There has been some changes to the center over the years. As can be seen in the photos above there use to be bus bays for the buses to pull in but they have been replaced by a straight curve which probably makes more sense for a center that buses mainly operate through and not layover at. In the pictures below you can see the most recent changes to the transit center as new drainage bio-swell drainage systems were added to several areas of the transit center the largest being next to where the buses drive through. 

New bio-swell drainage systems.
The Original Dedication Plaque

Restrooms but only for the bus drivers
Looking southwest toward Barbur Blvd and Taylors Ferry Road
Wilsonville's Smart Bus stops at the transit center

More views of the transit center showing that it does need a good facelift. 

Bike Lockers and the pedestrian exit to Barbur and Taylors Ferry Road. 

Intersection of Barbur Blvd and Taylors Ferry 
Most people who don't drive to the center arrive either by walking from Taylors Ferry Road or down Barbur Blvd from Capitol Highway. From the above photos you can see that crossing Barbur is not a fun experience especially for the elderly and those with disabilities. Route 43 turns makes a tight hairpin turn off of Taylors Ferry Road onto Barbur instead of serving the transit center although it did at one time. 

Entrance to the Park N Ride lot I mean transit center

The every present freeway

More of the new drainage system
Ramp to the pedestrian bridge across Interstate 5
There is one nice feature of the transit center and that is the availability of a pedestrian bridge to cross Interstate 5 so that people do not have to walk to Capitol Highway then to Huber street to reach the neighborhood directly across the freeway from the transit center although like any pedestrian crossing of a freeway it is not the nicest experience. In addition the neighborhood across the freeway is one of the most pedestrian unfriendly in Portland although some sidewalks are finally being added to this area. 

Backside of the transit center
From the views above you can see that the transit center is not much to look at from the parking lot and looks very typical of 1960-1970's architecture. While the windows might be nice as I mentioned above some skylights in the slanted part of the roof would go to a long way to making the center seem less dismal if it would not interfere with bus drivers visions. As can be seen in the pictures below there has been some pedestrian oriented improvements to make walking from the pedestrian bridge a little nicer than walking through the standard parking lot.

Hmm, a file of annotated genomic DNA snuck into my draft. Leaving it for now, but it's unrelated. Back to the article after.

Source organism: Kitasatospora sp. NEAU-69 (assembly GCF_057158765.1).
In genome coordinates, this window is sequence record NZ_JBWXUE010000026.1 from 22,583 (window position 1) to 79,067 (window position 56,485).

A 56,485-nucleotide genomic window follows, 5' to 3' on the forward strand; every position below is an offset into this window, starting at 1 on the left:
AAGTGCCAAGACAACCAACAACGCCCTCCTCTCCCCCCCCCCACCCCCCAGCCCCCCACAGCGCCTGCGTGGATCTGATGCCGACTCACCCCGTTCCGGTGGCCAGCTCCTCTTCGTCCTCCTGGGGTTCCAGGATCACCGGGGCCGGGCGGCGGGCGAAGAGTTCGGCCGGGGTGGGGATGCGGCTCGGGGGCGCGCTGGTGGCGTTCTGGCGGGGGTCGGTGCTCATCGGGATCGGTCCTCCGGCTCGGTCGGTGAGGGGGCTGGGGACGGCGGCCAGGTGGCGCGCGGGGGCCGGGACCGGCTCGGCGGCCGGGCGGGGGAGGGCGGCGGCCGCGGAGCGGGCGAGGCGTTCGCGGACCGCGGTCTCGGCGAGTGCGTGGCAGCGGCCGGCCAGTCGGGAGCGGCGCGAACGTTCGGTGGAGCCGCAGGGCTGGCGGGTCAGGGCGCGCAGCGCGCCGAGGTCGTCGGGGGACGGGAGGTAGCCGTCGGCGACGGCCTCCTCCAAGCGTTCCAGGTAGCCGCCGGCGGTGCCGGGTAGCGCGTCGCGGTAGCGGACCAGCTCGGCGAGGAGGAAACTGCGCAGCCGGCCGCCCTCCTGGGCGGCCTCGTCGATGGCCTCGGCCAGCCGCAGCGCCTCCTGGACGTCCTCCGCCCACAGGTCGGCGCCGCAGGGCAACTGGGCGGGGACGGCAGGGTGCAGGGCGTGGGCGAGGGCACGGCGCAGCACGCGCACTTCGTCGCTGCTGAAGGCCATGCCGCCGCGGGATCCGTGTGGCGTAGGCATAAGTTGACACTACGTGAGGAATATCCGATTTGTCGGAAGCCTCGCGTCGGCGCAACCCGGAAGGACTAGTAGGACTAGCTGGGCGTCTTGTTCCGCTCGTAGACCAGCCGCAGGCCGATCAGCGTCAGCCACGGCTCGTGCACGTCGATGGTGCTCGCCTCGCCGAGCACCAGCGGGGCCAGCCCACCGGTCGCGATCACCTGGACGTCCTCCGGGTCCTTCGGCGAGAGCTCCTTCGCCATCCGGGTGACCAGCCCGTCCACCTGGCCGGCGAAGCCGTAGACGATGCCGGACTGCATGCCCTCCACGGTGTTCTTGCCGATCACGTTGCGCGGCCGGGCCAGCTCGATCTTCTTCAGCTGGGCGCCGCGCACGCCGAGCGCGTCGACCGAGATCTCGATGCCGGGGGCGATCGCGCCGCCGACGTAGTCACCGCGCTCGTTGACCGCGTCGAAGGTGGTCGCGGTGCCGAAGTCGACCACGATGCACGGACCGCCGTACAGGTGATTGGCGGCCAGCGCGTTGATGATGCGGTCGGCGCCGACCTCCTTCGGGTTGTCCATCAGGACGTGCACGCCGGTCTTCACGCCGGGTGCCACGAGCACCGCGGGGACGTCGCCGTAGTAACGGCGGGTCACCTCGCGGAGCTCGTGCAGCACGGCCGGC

Staircase to the pedestrian bridge and the bridge itself

Well you can get good views of Mt. Hood from the transit center on a nice day

More of the new drainage treatment for the transit center. 
One thing that can be said is that they did try to mitigate how bad the huge chunk of parking lot can be by putting in a new natural drainage system. Whether that counters that this is largely a huge Park N Ride lot that does little to create a vibrant community I highly doubt it. From the view below you can see how much land is actually taken up with parking at this transit center. Not that the parking lot extends to the far side of the transit station and is usually full during the week. 

Is this any better than a big box parking lot? 

The question is, what can be done with this area? The first thing that needs to be done is the zoning changed to allow more transit oriented development in the area which the city of Portland is working on. As mentioned above any changes to the highway is going to be difficult unless the city takes over maintenance of the road from the state which the city cannot afford at this time. 

The most recent change in the area has been the addition of a Walgreen's at the corner of Barbur and Capitol Highway one block away which has created more traffic problems in an already congested area along with an increase in crime. Like most Walgreen's it is very auto oriented with very poor pedestrian access. 

Ultimately what happens to the area will depend on the Southwest Corridor project and how effectively the city is able to up-zone the land. Right now the transit center is nothing but a glorified Park N Ride lot that does nothing for the community itself. This is the urban form at its worse, but sadly fits into the present form of the area. 

As I mentioned the transit center itself is showing its age and needs a major face-lift. However, that will probably not happen until it is decided exactly what form the Southwest Corridor project will take. The area has lots of potential but it will take a joint effort to make this area transform from its present highway orientation to place that is welcoming to all.